A community park with an area for dog owners and pets.
An expanded trail system with a park-n-ride trailhead.
Redevelopment for mixed-use housing, light industrial and commercial businesses.
A new vision for the southern end of Kalispell is taking shape, driven by public input and crafted by a team of planners over the last 12 months.
The new 88-page urban renewal blueprint, unveiled earlier this month and presented last week to nearly 30 community members at an open house in city hall, envisions $61 million worth of investment and revitalization in a 722-acre chunk of land at Kalispell’s south corridor. It lists improvement options, such as upgrading Cemetery Road and relocating the city shops near Legends Stadium, and proposes added green space and business amenities.
The new plan also revives one of the city’s long-lasting debates that will play a pivotal role in the area’s evolution.
“The heart of the matter is what to do with the airport,” Wayne Freeman, a planner and project leader with CTA Architects Engineers, which developed the south Kalispell plan, told the crowd in city hall.
Six major planning efforts since 1979 have grappled with the 71-acre city airport along U.S. 93 and its galvanizing role in the community. None have been able to properly solve the lingering conundrum, bringing the Kalispell City Council back to a familiar crossroads.
The city council is expected to review the plan in the coming months.
CTA developed five alternative strategies for the airport — keep it as is using city funding; close the airport; request FAA funding for the airport in its current alignment; incorporate an airport authority that oversees the site; and privatize the airport.
CTA gathered over 100 responses from community members and stakeholders at public meetings and online — 42 percent were in favor of keeping the airport in its current configuration; 32 percent wanted to bring it into FAA compliance; and 26 percent wanted to phase out airport operations.
The city has balked at making any capital improvements or investments into the site in recent years. The FAA in the past has proposed funding for improvements and updates at the site, but voters in 2013 rejected the upgrades through a ballot referendum.
Now in its current standing the 87-year-old airport is outdated, plagued with deferred maintenance and stricken with safety issues, according to both the FAA and CTA’s study.
It also loses money annually. The airport operated at an average net loss of $99,499 per year from 2010 to 2014, according to CTA. That includes depreciation, which is not a direct cash expense but instead represents the decline in value of an asset that has already been paid for. There is roughly $1 million worth of depreciable assets at the airport, according to city records. If depreciation is not included, the airport had positive cash flow in 2010 and 2013 and operated at an average net loss of $124 from 2010 to 2014, according to CTA. The positive cash flows were caused by irregular events, including a one-time contribution from a local government fund of $92,625 in 2013, and not by normal revenues exceeding expenses. CTA planners are recommending that the city not include depreciation in its financial analysis to “present a more accurate picture of operating expenses and revenues.”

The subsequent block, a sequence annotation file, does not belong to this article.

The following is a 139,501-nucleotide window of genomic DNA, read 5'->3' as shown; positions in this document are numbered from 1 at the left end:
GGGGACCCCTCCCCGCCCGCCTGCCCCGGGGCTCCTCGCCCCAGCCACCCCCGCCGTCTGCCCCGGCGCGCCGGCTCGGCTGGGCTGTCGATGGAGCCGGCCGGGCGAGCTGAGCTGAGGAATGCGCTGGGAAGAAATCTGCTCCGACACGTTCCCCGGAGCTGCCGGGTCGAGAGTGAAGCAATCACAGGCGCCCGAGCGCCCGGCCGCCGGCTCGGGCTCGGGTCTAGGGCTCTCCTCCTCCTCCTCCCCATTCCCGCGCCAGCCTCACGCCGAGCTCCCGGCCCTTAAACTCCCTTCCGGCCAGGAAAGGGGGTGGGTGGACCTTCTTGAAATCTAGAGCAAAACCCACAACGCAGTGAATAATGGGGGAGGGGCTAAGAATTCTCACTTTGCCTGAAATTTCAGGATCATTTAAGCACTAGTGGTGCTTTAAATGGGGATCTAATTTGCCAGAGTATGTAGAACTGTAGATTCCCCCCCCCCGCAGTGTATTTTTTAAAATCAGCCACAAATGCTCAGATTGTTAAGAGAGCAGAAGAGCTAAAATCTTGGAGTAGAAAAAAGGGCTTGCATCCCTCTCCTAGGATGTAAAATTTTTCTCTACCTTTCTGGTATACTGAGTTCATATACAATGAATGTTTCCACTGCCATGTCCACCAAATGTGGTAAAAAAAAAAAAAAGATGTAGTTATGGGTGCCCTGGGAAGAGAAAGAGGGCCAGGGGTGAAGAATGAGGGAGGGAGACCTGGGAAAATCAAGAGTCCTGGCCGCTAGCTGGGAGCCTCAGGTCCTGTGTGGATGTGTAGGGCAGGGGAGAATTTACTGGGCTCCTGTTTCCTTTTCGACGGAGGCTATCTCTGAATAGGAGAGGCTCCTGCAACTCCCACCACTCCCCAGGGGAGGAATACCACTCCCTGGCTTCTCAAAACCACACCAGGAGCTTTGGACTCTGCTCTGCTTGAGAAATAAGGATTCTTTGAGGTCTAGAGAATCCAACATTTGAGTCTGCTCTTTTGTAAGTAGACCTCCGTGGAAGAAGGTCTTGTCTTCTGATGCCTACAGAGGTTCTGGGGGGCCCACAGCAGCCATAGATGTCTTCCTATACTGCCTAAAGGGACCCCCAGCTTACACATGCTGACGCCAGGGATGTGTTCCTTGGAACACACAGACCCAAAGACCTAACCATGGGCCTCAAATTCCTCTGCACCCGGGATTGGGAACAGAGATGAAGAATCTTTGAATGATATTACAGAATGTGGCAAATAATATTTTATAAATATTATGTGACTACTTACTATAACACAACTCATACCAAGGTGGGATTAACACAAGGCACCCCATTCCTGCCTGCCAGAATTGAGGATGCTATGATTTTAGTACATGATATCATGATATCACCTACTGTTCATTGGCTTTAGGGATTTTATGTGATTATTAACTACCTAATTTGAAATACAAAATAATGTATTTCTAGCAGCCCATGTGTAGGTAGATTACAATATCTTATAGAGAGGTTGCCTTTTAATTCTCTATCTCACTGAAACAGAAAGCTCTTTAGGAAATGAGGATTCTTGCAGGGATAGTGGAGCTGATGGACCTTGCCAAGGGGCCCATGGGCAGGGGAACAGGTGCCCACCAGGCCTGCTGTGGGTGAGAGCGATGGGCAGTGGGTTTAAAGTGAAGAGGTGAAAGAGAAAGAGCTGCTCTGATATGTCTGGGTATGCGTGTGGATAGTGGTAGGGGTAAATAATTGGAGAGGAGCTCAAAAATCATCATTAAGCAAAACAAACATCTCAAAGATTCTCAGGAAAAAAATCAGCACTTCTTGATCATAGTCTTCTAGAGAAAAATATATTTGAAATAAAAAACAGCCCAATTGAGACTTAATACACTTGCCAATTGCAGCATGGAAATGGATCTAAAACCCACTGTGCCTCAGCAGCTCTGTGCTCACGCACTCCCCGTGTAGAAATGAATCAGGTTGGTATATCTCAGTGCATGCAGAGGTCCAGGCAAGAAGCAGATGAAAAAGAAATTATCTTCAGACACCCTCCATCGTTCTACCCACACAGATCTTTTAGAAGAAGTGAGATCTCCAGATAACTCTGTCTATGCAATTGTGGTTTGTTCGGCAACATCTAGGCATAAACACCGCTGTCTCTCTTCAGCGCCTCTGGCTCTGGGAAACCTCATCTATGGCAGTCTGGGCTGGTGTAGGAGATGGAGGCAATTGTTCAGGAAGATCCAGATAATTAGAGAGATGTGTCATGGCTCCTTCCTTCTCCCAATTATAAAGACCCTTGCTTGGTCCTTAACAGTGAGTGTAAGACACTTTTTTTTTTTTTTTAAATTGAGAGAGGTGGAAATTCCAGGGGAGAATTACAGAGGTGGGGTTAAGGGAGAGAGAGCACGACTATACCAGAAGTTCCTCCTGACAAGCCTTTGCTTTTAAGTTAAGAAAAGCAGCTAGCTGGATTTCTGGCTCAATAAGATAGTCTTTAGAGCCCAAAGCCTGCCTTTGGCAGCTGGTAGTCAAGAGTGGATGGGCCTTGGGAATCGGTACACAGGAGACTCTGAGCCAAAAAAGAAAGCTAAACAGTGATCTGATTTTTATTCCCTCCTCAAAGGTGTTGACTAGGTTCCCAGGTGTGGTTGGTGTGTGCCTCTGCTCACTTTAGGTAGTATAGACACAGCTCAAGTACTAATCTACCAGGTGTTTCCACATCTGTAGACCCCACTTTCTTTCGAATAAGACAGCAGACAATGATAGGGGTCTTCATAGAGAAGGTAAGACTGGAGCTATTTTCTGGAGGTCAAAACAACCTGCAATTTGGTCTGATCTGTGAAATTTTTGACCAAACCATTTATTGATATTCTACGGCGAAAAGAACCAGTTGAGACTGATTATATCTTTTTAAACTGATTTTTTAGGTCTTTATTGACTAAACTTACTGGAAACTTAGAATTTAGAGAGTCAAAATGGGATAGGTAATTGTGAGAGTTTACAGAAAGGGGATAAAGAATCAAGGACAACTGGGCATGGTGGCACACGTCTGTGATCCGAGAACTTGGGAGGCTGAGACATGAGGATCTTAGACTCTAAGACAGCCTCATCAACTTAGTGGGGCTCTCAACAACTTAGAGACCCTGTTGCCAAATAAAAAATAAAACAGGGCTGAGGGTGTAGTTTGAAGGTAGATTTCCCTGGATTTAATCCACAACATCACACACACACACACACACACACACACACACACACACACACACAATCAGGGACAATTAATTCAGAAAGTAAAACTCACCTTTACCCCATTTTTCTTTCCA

Under the first option — keeping the airport as is — the city would tackle necessary capital improvements that need to be made, CTA says. There is available property that could be leased to generate new revenue. Under this alternative and depending on the new revenue opportunities, the airport would most likely remain unprofitable.
Closing the airport “has the possibility of being a complicated and costly alternative,” CTA stated. It would cost the city an estimated $2.9 million to buy out the on-site leases. The firm projected that the city would not generate enough revenue from the sale of the airport land to cover the costs associated with selling; however it could generate new tax revenue. The city could tap into its tax increment finance fund to pay for demolition costs.
The third alternative — bringing the airport into FAA compliance without expanding it — is CTA’s recommended course of action “if the city has the political willingness to pursue” it. This alternative would be similar to the first option but would put more of the financial burden for capital improvements on the FAA. The city would have to re-engage with the agency and work out an agreement that gains funding without following the previous upgrade plan that voters rejected. The initial investment cost for the city would be $400,000. Some of these funds could come from the TIF for development projects, while maintenance projects would be ineligible for TIF funding, CTA said.
“What was made clear during the analysis is that this general aviation airport cannot sustain itself without full development of available property, and FAA participation in capital improvement projects. Without FAA participation in capital projects, the Airport operates at a loss even with full development of revenue producing property,” CTA states in its report.
The firm added, “If the city wishes to keep the Airport an active and viable community asset there will need to be a concerted political decision and financial commitment from the City.”
To read the report, visit http://southkalispellurbanrenewal.com.
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